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She asked the nutritionists on staff to plan the menu, hospice identified needy families in the community, human resources disseminated information on how to donate to the entire organization (and were the official pie bakers), and nurses packed the baskets of food and nurses/case workers delivered the baskets to each family personally.

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Great leaders, leaders of significance, help grow other leaders. My client did so by enlisting the assistance of the local Girl Scouts to hand make Thanksgiving cards to accompany each food basket.

4 key areas of teambuilding

To demonstrate the impact her community service project had on the organization, three vice-presidents from different departments asked to help not only donate but also shop for the food. People across the organizational chart who typically do not communicate with one another were now rallying around this cause, building morale and good will. You could literally see the participants embracing what I believe are four key areas of successful teambuilding.

  • No. 1 – Shared Ownership: Quite simply, it is “our” team.
  • No. 2 – Shared Challenge: Identify and feed 28 needy families containing over 175 people inside of 30 days. It pulled their team together with two questions. How and how well can WE do it? What you didn’t hear was, “Can we do it?
  • No. 3 – Individual Responsibility: (Getting the right people in the right roles with the right goals) As a coach, I learned from one of my mentors not to use the word individual ’individual’ in a team setting unless it’s followed by the word ’responsibility. These participants needed no outside accountability; they held themselves accountable because they were each invested in the results.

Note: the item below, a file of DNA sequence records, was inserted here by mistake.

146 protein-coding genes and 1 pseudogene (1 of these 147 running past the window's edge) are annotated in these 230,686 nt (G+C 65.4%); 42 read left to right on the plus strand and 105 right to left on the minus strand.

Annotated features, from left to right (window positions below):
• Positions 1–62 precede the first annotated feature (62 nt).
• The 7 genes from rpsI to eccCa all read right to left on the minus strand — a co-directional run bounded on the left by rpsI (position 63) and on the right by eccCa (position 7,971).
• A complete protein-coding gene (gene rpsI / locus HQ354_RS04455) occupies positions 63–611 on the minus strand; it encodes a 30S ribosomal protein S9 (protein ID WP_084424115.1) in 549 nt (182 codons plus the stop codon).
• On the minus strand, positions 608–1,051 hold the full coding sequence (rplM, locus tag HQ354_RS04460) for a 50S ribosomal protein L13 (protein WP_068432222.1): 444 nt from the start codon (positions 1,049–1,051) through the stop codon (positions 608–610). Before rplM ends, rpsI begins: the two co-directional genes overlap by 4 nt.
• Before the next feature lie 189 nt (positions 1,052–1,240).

• No. 4 – Collective Pride: Team success is what creates pride and their collective pride was an outgrowth of service and unselfish acts. The service and unselfish nature of my client is underscored by the fact that they allowed absolutely no media coverage of this activity. They were not doing this to look good in the eyes of the public, they were motivated to help because it is one of their organization’s core values and the reward was in the very act of serving itself. (Coach Mills and I had the same policy.)

One of the beauties of teambuilding through community service is witnessing the carry over effects during and after the project.

What teambuilding did

The carry over effects resulting from the teambuilding project were reported to be: